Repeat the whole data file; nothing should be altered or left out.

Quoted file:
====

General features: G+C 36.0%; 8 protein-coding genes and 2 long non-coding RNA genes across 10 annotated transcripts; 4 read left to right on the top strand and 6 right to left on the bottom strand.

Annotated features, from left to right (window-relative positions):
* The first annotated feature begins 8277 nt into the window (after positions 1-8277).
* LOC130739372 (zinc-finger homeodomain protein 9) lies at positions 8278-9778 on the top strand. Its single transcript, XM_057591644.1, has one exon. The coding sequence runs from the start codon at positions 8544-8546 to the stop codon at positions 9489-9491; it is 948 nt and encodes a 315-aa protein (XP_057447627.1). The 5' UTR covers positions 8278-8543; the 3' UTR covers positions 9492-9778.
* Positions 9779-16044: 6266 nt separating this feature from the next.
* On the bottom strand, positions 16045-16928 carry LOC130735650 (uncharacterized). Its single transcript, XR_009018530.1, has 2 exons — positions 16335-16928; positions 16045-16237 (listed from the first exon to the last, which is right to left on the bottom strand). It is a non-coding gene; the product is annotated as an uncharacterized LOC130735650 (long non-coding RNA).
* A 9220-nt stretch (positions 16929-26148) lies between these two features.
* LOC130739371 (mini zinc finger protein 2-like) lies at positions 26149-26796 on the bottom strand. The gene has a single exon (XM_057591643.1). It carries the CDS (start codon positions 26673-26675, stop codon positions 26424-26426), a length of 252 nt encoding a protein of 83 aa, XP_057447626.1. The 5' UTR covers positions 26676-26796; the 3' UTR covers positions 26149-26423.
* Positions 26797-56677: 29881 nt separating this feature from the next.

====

General features: G+C 36.0%; 8 protein-coding genes and 2 long non-coding RNA genes across 10 annotated transcripts; 4 read left to right on the top strand and 6 right to left on the bottom strand.

Annotated features, from left to right (window-relative positions):
* The first annotated feature begins 8277 nt into the window (after positions 1-8277).
* LOC130739372 (zinc-finger homeodomain protein 9) lies at positions 8278-9778 on the top strand. Its single transcript, XM_057591644.1, has one exon. The coding sequence runs from the start codon at positions 8544-8546 to the stop codon at positions 9489-9491; it is 948 nt and encodes a 315-aa protein (XP_057447627.1). The 5' UTR covers positions 8278-8543; the 3' UTR covers positions 9492-9778.
* Positions 9779-16044: 6266 nt separating this feature from the next.
* On the bottom strand, positions 16045-16928 carry LOC130735650 (uncharacterized). Its single transcript, XR_009018530.1, has 2 exons — positions 16335-16928; positions 16045-16237 (listed from the first exon to the last, which is right to left on the bottom strand). It is a non-coding gene; the product is annotated as an uncharacterized LOC130735650 (long non-coding RNA).
* A 9220-nt stretch (positions 16929-26148) lies between these two features.
* LOC130739371 (mini zinc finger protein 2-like) lies at positions 26149-26796 on the bottom strand. The gene has a single exon (XM_057591643.1). It carries the CDS (start codon positions 26673-26675, stop codon positions 26424-26426), a length of 252 nt encoding a protein of 83 aa, XP_057447626.1. The 5' UTR covers positions 26676-26796; the 3' UTR covers positions 26149-26423.
* Positions 26797-56677: 29881 nt separating this feature from the next.